Qualcomm is well-known for its 64-bit ARM-based solutions in the smartphone market, but its new 48-core Centriq 2400 processor targets the server space. The fully ARMv8-compliant processor is based around Qualcomm’s Falkor CPU. The chip uses 10-nm technology and incorporates the latest EL3 TrustZone and EL2 hypervisor support from ARM.
Each CPU core is paired with another core and a shared L2 cache into a duplex building block that’s linked to other blocks using a bidirectional segmented ring bus (Fig. 1). The system has an aggregate bandwidth of 250 Gb/s. The ring provides a fully coherent memory system as well as IO coherency support.
1. Qualcomm’s Centriq 2400 is built around pairs of ARMv8 Falkor CPU cores linked by a bidirectional segmented ring.
The chip has 32 PCI Express Gen 3 lanes and six DDR4 memory channels with ECC support. It supports 2667-Mtransaction/s RDIMM and LRDIMM memory with up to two DIMMs per channel. The memory controllers support in-line compression that’s transparent to the software, effectively doubling the memory bandwidth. The system also has SATA, USB SPI, UART, and I2C interfaces.
In addition, the system supports secure boot using an on-chip boot ROM, as well as OEM keys. Firmware performs anti-rollback checks.
The L2 cache is an 8-way, 128-byte/line interface with SEC-DEC ECC protection. There’s a 15-cycle minimum latency for an L2 hit. The cache system includes quality-of-service (QoS) support to improve cache utilization, thereby reducing data latency. A per-resource monitoring system and way-based allocation can be managed by VM, container, or thread group level.
The Falkor CPU pipeline (Fig. 2) has variable-length pipelines tuned for each function, such as load/store (LDx/STx). It can issue four instructions per cycle, including one branch instruction and three non-branch instructions with single-cycle access to the L0 instruction cache. The L0 and L1 caches total 88 kB.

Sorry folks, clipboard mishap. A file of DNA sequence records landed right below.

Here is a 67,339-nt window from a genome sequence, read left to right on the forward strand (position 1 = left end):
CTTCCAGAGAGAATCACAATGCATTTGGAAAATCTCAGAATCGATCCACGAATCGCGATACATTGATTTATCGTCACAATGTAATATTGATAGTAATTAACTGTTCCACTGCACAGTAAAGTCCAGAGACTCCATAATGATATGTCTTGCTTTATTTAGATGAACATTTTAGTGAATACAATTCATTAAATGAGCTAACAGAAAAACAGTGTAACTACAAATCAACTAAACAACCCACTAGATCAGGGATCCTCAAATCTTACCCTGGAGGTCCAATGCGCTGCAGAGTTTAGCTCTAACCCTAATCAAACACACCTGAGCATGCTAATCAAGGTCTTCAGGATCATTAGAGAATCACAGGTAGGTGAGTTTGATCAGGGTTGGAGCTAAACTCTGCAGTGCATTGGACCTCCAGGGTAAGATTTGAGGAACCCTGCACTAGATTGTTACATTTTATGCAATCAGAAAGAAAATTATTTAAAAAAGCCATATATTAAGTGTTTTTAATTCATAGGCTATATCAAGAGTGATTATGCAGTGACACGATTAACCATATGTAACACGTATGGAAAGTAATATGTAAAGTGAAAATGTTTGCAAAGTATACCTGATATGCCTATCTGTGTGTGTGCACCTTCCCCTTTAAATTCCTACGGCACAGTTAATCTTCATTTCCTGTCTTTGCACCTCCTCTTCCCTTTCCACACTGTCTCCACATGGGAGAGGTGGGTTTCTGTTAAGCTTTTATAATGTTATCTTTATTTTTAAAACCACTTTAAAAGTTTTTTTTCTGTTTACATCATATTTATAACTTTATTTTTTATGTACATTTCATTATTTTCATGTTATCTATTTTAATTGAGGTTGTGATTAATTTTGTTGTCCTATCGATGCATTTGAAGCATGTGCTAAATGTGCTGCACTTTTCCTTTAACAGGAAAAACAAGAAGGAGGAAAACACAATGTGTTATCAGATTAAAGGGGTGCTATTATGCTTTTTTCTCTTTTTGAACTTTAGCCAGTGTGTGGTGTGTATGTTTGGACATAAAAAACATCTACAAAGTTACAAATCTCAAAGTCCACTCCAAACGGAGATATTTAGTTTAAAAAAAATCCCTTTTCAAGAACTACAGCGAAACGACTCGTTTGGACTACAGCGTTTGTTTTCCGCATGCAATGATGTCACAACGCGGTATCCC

2. Variable-length pipelines in the Falkor CPU pipeline are tuned for each function, such as load/store (LDx/STx).
The branch predictor subsystem often imparts no overhead, or at most, an additional cycle if the predicted branch is taken. The 16-entry branch target instruction cache (BTIC) has no branch overhead. The system also features a multi-level branch target address cache (BTAC) for indirect branches and a multi-level branch history table (BHT).
Out-of-order dispatch support has a 76-instruction dispatch window. This is more effective in servers versus embedded systems, where the latter has to contend with interrupts and task switching.
The Centriq 2400 fits into a 55- × 55-mm LGA socket. The chip is Server Base System Architecture (SBSA) compliant, which is an open-source standard for 64-bit ARM processors that allow operating systems to work across platforms without modification.
3. The Centriq 2400 is being used in Microsoft’s Project Olympus Open Compute Project (OCP) platform.
Qualcomm isn’t the only player in this space. Cavium’s 64-bit ThunderX2 is available with 54 ARMv8-A Cortex cores. It also has a multi-issue, out-of-order (OOO) architecture, although it tends to target networking applications with its 100-GbE support.
Applied Micro/Macom’s X-Gene 3 is aimed at big data and cloud storage. Its SoC includes four 10-Gb/s Ethernet ports to support the 32 ARMv8-A cores. In addition, there are 32 PCI Express Gen 3 ports in addition to SATA controllers. The chip can handle up to 1 TB of DRAM.
The availability of Microsoft Server in this space could change enterprise views of the ARMv8-A platforms. This space has been dominated by Intel and AMD x86 platforms, with Linux and Microsoft Server hosted on most systems.